First Published in Different Truths
“What’s in a name? That which we call a rose By any other name would smell as sweet.”
Despite the Bard’s declaration, and that line being one of the most popular among the literati-glitterati, cab drivers fail to appreciate it. If I think of one place, and name another because after all in the spirit of the bard— one name or another, how does it matter— they get angry and scold me! Of course, in all justice, they may not be familiar with Shakespeare. And I would be a Mary Antoinette think-alike to bank on their familiarity. You do know the story of Mary, who asked the peasants to be given brioche (not cake) instead of bread, when they did not have food — that was right before the French Revolution?
It is interesting to see how the Bard’s creation Juliet Capulet addressed this question — what’s in a name? She had fallen in love with Romeo, from the family of Montague, the sworn enemy of the Capulets. She was questioning the human construct of enmities between two families. Now, the funny thing is when I was in university, more than three decades ago, I had questioned the construct of languages and beliefs — why is an A called as such and not a B? I was told if people took my stand, they would need to re-invent the wheel! But getting back to Juliet — she was questioning constructs that her family believed in. I was questioning constructs that humanity believed in because all of humanity was my family. We all originated in Africa — that is an undeniable fact — and walked out to populate the whole world. Eventually, I agreed reinventing a wheel would halt progress and digress towards a world which might be difficult to live in. We are so habituated to the use of wheels and gears that accepting them as such is probably the best way to go forward.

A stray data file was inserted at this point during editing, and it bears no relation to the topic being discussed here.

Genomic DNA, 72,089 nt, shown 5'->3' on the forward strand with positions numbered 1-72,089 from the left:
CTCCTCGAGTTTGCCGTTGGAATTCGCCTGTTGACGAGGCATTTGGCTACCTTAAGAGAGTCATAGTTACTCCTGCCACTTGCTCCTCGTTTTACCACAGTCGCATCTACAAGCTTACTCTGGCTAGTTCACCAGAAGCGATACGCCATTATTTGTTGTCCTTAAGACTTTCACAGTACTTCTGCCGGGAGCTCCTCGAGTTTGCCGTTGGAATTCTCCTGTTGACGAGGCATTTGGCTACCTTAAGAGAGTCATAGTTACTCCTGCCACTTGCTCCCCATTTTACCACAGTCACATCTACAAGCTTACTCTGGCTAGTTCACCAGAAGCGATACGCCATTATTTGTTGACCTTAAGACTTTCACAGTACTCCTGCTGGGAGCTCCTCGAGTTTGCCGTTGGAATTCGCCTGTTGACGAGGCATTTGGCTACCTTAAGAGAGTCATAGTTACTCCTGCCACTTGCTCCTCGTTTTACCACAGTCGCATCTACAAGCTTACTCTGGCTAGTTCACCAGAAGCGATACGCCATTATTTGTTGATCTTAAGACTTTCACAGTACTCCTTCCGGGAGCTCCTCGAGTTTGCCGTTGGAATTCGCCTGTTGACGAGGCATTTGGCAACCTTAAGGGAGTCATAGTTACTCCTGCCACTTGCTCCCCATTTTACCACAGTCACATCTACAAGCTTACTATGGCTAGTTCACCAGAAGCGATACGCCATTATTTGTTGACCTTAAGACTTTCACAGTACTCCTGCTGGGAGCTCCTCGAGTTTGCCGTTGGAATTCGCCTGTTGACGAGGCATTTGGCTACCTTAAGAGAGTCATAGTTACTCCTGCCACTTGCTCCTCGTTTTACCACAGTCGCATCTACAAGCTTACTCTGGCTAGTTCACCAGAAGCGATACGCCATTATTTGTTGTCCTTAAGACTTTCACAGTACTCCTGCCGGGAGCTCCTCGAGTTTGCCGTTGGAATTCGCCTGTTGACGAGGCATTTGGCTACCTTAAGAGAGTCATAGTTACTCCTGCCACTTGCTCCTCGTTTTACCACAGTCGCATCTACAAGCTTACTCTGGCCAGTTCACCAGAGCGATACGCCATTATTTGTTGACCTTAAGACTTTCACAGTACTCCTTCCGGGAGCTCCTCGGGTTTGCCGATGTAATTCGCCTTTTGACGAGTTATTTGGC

Having matured enough to accept languages and wheels, I am now confused why historical names and constructs are being called into question in the current world. It started with my being told I was misspelling Calcutta. Calcutta was given its name by its founder Job Charnock. Oops, I forgot, academics said Job Charnock had not founded Kolkata and it was self-made. Bit confused by that one because, I thought history cannot be altered. Where I live now, the population — who may be unfamiliar with the bard and therefore regard my confusion over names with irritation— agree that it was founded by a colonial. My confusion about names sets in because so many things are named after the founder that it can get as confusing as roads named after peach tree in Atlanta. Of course, I have read in novels and in historical texts that the Orang Laut or Malay boatmen actually populated Singapore along with pirates of varied origins before the advent of the colonials and piracy has always been a multinational profession… Though I am a little confused again about the roles of both, pirates and colonials for obvious reasons. But getting back on track…
 Romeo & Juliet by William Shakespeare, Act 2, scene 2 . https://doorshakespeare.com/general/whats-in-a-name/
 Brioche, a rich bread with eggs. In French, she asked the hungry peasants to eat brioche https://www.britannica.com/story/did-marie-antoinette-really-say-let-them-eat-cake